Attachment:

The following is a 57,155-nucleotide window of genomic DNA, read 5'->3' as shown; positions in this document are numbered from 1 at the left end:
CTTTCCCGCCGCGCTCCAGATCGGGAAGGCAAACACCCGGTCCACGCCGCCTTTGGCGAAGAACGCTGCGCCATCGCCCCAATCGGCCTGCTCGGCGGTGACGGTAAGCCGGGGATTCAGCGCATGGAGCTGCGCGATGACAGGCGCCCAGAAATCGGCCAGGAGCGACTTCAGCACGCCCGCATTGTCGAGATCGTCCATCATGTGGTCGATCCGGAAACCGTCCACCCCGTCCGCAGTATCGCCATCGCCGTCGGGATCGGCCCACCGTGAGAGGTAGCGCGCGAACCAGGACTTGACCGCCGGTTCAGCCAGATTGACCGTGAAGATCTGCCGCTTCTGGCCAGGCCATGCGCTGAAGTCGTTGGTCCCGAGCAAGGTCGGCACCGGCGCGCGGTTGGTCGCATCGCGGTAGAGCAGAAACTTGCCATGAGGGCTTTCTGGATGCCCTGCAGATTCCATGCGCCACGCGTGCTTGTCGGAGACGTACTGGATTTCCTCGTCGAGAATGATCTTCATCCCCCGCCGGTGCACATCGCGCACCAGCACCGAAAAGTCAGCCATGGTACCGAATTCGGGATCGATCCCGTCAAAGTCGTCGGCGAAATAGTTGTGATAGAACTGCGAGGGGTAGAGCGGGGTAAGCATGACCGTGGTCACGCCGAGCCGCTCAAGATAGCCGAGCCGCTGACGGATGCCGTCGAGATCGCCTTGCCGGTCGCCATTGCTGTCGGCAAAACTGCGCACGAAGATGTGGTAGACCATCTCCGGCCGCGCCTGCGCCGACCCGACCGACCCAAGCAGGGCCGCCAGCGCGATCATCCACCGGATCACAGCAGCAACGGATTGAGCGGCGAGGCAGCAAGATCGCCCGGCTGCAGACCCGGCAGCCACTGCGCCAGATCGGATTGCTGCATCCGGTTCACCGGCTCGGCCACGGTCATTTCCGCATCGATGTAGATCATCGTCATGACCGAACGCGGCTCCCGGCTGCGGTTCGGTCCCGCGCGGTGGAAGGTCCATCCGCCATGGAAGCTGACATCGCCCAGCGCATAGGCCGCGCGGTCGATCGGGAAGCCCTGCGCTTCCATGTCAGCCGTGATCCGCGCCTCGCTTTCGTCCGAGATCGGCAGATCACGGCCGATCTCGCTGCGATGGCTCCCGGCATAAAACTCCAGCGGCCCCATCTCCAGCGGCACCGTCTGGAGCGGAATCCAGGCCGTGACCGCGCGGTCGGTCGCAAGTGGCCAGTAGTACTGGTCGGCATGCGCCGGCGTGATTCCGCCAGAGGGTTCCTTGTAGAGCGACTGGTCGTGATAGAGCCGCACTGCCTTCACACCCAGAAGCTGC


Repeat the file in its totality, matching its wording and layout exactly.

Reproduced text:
The following is a 57,155-nucleotide window of genomic DNA, read 5'->3' as shown; positions in this document are numbered from 1 at the left end:
CTTTCCCGCCGCGCTCCAGATCGGGAAGGCAAACACCCGGTCCACGCCGCCTTTGGCGAAGAACGCTGCGCCATCGCCCCAATCGGCCTGCTCGGCGGTGACGGTAAGCCGGGGATTCAGCGCATGGAGCTGCGCGATGACAGGCGCCCAGAAATCGGCCAGGAGCGACTTCAGCACGCCCGCATTGTCGAGATCGTCCATCATGTGGTCGATCCGGAAACCGTCCACCCCGTCCGCAGTATCGCCATCGCCGTCGGGATCGGCCCACCGTGAGAGGTAGCGCGCGAACCAGGACTTGACCGCCGGTTCAGCCAGATTGACCGTGAAGATCTGCCGCTTCTGGCCAGGCCATGCGCTGAAGTCGTTGGTCCCGAGCAAGGTCGGCACCGGCGCGCGGTTGGTCGCATCGCGGTAGAGCAGAAACTTGCCATGAGGGCTTTCTGGATGCCCTGCAGATTCCATGCGCCACGCGTGCTTGTCGGAGACGTACTGGATTTCCTCGTCGAGAATGATCTTCATCCCCCGCCGGTGCACATCGCGCACCAGCACCGAAAAGTCAGCCATGGTACCGAATTCGGGATCGATCCCGTCAAAGTCGTCGGCGAAATAGTTGTGATAGAACTGCGAGGGGTAGAGCGGGGTAAGCATGACCGTGGTCACGCCGAGCCGCTCAAGATAGCCGAGCCGCTGACGGATGCCGTCGAGATCGCCTTGCCGGTCGCCATTGCTGTCGGCAAAACTGCGCACGAAGATGTGGTAGACCATCTCCGGCCGCGCCTGCGCCGACCCGACCGACCCAAGCAGGGCCGCCAGCGCGATCATCCACCGGATCACAGCAGCAACGGATTGAGCGGCGAGGCAGCAAGATCGCCCGGCTGCAGACCCGGCAGCCACTGCGCCAGATCGGATTGCTGCATCCGGTTCACCGGCTCGGCCACGGTCATTTCCGCATCGATGTAGATCATCGTCATGACCGAACGCGGCTCCCGGCTGCGGTTCGGTCCCGCGCGGTGGAAGGTCCATCCGCCATGGAAGCTGACATCGCCCAGCGCATAGGCCGCGCGGTCGATCGGGAAGCCCTGCGCTTCCATGTCAGCCGTGATCCGCGCCTCGCTTTCGTCCGAGATCGGCAGATCACGGCCGATCTCGCTGCGATGGCTCCCGGCATAAAACTCCAGCGGCCCCATCTCCAGCGGCACCGTCTGGAGCGGAATCCAGGCCGTGACCGCGCGGTCGGTCGCAAGTGGCCAGTAGTACTGGTCGGCATGCGCCGGCGTGATTCCGCCAGAGGGTTCCTTGTAGAGCGACTGGTCGTGATAGAGCCGCACTGCCTTCACACCCAGAAGCTGC